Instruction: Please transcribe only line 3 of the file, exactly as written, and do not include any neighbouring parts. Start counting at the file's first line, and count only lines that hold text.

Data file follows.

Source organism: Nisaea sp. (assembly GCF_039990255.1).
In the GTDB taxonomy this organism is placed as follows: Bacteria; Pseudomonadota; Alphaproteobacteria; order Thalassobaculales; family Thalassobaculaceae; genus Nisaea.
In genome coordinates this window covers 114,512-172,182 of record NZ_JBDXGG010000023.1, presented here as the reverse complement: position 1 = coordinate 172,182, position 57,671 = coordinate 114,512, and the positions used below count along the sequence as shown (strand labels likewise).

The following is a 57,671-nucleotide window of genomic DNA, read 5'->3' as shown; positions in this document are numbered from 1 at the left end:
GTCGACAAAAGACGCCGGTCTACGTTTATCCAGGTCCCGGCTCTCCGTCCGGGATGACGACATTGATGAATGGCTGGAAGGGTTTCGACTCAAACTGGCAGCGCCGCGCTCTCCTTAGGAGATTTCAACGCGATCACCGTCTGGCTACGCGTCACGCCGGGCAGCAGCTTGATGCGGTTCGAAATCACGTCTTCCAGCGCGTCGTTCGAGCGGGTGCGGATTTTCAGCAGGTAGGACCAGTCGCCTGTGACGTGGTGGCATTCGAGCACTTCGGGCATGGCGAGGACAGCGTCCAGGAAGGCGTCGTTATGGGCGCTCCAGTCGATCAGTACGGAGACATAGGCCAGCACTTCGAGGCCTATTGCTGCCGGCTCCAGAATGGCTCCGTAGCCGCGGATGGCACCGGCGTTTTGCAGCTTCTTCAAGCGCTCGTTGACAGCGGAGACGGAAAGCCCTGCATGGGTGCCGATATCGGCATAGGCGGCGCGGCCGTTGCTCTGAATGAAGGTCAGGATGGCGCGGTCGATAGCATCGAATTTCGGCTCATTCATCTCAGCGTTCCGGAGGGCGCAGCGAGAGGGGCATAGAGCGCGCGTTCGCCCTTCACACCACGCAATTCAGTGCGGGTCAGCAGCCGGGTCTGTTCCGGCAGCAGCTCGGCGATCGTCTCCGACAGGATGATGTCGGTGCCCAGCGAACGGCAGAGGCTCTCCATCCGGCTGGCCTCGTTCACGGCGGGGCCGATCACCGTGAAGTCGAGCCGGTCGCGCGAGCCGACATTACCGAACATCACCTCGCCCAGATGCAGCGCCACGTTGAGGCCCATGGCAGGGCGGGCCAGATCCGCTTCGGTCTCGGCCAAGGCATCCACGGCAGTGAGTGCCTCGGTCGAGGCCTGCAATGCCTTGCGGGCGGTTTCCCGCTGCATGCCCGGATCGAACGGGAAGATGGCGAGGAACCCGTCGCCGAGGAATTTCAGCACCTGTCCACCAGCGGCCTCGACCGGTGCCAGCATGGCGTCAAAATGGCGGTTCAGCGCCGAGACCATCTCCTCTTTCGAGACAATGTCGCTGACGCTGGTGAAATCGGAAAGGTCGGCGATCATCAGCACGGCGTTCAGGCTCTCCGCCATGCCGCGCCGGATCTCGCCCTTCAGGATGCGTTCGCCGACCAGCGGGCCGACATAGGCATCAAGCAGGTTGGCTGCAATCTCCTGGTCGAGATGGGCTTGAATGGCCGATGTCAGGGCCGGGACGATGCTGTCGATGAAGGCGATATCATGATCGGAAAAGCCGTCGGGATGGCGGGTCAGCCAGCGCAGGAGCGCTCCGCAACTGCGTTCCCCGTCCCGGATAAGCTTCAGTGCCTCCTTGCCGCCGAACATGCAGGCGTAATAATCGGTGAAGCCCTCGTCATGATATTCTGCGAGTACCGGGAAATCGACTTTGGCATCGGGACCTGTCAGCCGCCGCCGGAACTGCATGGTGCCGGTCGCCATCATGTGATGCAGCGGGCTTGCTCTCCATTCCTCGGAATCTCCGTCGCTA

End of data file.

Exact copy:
In genome coordinates this window covers 114,512-172,182 of record NZ_JBDXGG010000023.1, presented here as the reverse complement: position 1 = coordinate 172,182, position 57,671 = coordinate 114,512, and the positions used below count along the sequence as shown (strand labels likewise).